My rating: 4 of 5 stars
Thank you so much, Penguin Random House, for sending me a finished copy of this book in exchange for an honest review.
According to the description, if this book is an equation, it would be: The Breakfast Club + Pretty Liars = One of Us is Lying. I personally love TBC and PLL, and I completely agree with this equation.
Similar to the movie, The Breakfast Club, One of Us is Lying is about five high school students who walk into detention one afternoon: Bronwyn, the brain; Addy, the beauty; Nate, the criminal; Cooper, the athlete; and Simon, the outcast and the creator of Bayview High’s notorious gossip app. What made this book have the Pretty Little Liars vibe (if you can call it that), is that before the end of detention, Simon dies, and it turns out that his death is not an accident. He was planning to reveal the most-kept secrets of his four classmates, which makes them prime suspects of Simon’s murder. The question is, who really killed Simon? Is it one of them? All of them? Or maybe, an entirely different person?
First of all, Simon is a terrible person. He would probably make it to the list of most-hated YA characters. He is a social climber who is obsessed and hungry for attention and fame. What really irked me the most was his gossip app. His posts could ruin friendships, relationships, reputations, dignity, and so much more. Why couldn’t he just mind his own business? It would not be a surprise if people hated him to the point of hurting or killing him. He was really asking for it.
Before reading this book, I was expecting that the story would be full of mystery and secrets, just like PLL. As expected, there was an element of mystery surrounding the plot, but I was mildly surprised that it also dealt with different issues, which reminded me a lot of TBC. The plot contained topics like parental expectations, misuse of drugs, injustice, toxic relationships, friendship, mental illness, and others that I don’t want to mention because they might be potential spoilers. Trust me, you’ll know what I mean when you read the book. There was this part that I didn’t see coming, and I was quite gobsmacked when I read it. Which brings me to another point: social constructs and stereotyping. As you might have noticed in the book description (or by watching TBC), the characters represented different stereotypes. Each of them were expected to behave in a certain way, but as the plot goes on, you’ll notice that there’s more to their stories other than the label that they were given. I failed to notice this in the first part of the book, which is why I was getting a little bit bored in the beginning. But when I realized what the author really wanted to impart besides the mystery of Simon’s death, it made my reading experience more fun and remarkable.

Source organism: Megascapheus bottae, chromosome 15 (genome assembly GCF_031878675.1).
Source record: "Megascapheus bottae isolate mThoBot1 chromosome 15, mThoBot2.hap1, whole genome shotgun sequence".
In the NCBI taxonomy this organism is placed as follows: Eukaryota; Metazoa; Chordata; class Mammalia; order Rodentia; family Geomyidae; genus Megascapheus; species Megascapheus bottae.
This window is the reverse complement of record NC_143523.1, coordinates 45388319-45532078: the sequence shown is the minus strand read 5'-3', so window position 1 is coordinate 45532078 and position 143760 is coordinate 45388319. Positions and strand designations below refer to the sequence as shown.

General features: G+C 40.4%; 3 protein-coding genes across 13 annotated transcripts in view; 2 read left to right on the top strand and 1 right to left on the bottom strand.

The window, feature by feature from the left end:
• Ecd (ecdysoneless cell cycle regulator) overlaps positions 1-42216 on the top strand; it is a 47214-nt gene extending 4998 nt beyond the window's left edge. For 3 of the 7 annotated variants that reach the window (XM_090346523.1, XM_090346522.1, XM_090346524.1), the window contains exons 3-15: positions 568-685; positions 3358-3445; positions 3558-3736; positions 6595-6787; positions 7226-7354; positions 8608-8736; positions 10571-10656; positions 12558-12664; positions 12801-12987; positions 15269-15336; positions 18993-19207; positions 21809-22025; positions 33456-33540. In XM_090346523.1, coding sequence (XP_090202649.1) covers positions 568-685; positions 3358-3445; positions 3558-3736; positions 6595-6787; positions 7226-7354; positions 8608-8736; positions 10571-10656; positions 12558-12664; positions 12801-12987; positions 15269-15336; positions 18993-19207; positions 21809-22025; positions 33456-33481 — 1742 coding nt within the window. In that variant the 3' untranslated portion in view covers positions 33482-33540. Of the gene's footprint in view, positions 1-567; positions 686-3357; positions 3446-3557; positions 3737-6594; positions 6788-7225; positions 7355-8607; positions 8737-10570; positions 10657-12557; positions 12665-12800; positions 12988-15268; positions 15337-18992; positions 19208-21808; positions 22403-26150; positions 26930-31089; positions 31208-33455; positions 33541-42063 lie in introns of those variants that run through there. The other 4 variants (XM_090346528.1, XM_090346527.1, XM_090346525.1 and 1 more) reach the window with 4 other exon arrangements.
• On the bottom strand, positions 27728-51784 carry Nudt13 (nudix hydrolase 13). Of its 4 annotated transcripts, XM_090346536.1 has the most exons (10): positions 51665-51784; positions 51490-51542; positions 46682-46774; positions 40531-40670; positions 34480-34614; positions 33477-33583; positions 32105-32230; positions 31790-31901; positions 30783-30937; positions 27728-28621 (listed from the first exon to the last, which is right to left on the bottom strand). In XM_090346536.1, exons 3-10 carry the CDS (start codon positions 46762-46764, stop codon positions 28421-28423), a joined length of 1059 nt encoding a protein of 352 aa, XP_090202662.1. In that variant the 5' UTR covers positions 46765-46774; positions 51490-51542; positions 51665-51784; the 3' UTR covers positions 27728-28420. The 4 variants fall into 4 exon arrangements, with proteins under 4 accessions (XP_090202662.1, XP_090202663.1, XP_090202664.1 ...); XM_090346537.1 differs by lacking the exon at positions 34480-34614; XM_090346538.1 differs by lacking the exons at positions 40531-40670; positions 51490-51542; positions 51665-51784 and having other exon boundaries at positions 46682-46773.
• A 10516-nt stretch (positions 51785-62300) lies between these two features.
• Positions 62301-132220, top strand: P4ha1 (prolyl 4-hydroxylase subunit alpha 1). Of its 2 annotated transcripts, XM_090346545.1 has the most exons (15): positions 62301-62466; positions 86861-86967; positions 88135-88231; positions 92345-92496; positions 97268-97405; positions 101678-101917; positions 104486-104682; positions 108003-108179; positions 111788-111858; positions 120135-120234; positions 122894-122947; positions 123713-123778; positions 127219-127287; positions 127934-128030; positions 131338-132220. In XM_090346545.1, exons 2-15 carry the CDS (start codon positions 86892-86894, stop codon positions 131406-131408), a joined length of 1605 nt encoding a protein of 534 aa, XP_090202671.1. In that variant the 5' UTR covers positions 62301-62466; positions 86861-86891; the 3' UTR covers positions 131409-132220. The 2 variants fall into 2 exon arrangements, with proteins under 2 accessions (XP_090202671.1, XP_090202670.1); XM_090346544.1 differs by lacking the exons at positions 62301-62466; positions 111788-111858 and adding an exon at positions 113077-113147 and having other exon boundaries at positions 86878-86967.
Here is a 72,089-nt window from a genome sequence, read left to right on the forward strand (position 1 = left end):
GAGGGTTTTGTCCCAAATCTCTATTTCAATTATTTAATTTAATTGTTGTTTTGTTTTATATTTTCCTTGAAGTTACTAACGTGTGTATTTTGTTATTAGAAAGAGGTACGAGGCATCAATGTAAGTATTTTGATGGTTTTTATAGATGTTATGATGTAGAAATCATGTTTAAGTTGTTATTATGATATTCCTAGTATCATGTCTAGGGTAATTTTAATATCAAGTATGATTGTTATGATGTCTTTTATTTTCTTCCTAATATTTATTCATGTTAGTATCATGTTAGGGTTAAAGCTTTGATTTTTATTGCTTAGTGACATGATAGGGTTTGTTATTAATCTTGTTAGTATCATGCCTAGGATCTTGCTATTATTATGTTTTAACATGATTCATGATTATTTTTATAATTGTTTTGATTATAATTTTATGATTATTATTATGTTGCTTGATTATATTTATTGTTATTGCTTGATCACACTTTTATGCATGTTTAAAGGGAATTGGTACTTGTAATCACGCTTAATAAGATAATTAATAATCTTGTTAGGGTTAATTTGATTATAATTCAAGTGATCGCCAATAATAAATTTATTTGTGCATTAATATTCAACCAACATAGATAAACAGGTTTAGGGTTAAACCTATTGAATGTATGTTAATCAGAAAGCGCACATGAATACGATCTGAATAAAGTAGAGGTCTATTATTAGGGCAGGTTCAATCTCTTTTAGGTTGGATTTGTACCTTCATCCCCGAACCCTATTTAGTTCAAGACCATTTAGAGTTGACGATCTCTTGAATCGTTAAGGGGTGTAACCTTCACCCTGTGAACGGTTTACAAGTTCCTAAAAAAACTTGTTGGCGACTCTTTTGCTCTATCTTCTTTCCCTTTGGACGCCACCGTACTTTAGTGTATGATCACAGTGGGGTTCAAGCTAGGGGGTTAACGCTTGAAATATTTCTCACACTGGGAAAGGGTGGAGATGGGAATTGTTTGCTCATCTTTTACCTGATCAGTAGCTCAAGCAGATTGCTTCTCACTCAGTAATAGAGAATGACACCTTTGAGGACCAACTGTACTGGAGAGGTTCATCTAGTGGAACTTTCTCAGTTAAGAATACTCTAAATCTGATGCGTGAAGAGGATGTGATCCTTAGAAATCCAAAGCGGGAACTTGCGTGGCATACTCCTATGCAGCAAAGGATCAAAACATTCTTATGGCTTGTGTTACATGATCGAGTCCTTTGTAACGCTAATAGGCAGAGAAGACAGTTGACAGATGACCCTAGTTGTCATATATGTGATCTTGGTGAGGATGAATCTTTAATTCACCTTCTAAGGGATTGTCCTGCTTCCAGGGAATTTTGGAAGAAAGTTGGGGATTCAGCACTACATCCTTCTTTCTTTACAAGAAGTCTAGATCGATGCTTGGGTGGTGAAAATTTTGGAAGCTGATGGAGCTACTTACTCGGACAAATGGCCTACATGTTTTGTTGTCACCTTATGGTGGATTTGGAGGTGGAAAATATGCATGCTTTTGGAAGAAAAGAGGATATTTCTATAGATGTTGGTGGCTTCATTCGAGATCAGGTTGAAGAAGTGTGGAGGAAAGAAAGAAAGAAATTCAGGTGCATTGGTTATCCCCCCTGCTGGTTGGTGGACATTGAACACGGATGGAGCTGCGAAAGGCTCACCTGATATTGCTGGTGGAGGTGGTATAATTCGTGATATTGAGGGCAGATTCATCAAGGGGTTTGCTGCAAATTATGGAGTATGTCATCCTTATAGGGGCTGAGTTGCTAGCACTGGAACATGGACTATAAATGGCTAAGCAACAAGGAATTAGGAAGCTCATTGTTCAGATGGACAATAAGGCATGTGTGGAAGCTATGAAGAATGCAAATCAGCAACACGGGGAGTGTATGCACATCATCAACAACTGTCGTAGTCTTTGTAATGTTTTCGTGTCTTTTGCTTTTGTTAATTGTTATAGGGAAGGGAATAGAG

Going back to the mystery of Simon’s death, I had a few guesses about his killer. I made myself aware of each of the character’s actions, looking for clues that might lead to the killer (I felt like Sherlock Holmes lol), then this vital hint came, and I didn’t know if the author did it on purpose, or she made a mistake of spilling too much beans before the big reveal, but it made the ending quite predictable. I was enjoying the fuzzy blur of not really knowing who the killer was, which made me want to read more of the book. But after I read that clue, my interest deflated a little because I could longer have fun making theories about Simon’s death. But even though I already had an idea about how Simon died, I was still surprised because I could have never guessed the second half of that mystery. I was pleased that the plot still had something up its sleeve when I thought that I had completely figured it out.
To sum it all up, One of Us is Lying is a very interesting read. It’s a great reminder about how a story (or a person) has a lot more to offer than what you expect it (or them) to give. Fans of The Breakfast Club and Pretty Little Liars, you’ll definitely like this!